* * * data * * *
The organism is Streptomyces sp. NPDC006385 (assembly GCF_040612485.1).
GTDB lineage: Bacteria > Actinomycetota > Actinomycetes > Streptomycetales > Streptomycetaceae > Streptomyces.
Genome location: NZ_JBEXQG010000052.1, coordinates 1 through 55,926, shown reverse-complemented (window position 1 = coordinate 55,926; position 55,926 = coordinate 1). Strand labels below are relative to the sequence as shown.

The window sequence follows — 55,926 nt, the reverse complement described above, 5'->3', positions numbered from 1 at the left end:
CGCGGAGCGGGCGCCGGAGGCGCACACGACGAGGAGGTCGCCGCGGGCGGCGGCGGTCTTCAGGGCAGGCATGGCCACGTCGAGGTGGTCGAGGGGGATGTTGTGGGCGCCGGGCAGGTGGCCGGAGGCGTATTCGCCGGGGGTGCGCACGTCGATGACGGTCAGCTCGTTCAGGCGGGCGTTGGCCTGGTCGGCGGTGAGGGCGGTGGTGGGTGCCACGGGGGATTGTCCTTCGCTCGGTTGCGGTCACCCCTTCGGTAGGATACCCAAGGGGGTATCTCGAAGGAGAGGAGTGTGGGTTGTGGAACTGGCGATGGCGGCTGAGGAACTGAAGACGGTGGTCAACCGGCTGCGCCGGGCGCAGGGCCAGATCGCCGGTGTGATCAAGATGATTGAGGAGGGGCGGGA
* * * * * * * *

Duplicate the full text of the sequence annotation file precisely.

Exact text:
The organism is Streptomyces sp. NPDC006385 (assembly GCF_040612485.1).
GTDB lineage: Bacteria > Actinomycetota > Actinomycetes > Streptomycetales > Streptomycetaceae > Streptomyces.
Genome location: NZ_JBEXQG010000052.1, coordinates 1 through 55,926, shown reverse-complemented (window position 1 = coordinate 55,926; position 55,926 = coordinate 1). Strand labels below are relative to the sequence as shown.

The window sequence follows — 55,926 nt, the reverse complement described above, 5'->3', positions numbered from 1 at the left end:
CGCGGAGCGGGCGCCGGAGGCGCACACGACGAGGAGGTCGCCGCGGGCGGCGGCGGTCTTCAGGGCAGGCATGGCCACGTCGAGGTGGTCGAGGGGGATGTTGTGGGCGCCGGGCAGGTGGCCGGAGGCGTATTCGCCGGGGGTGCGCACGTCGATGACGGTCAGCTCGTTCAGGCGGGCGTTGGCCTGGTCGGCGGTGAGGGCGGTGGTGGGTGCCACGGGGGATTGTCCTTCGCTCGGTTGCGGTCACCCCTTCGGTAGGATACCCAAGGGGGTATCTCGAAGGAGAGGAGTGTGGGTTGTGGAACTGGCGATGGCGGCTGAGGAACTGAAGACGGTGGTCAACCGGCTGCGCCGGGCGCAGGGCCAGATCGCCGGTGTGATCAAGATGATTGAGGAGGGGCGGGA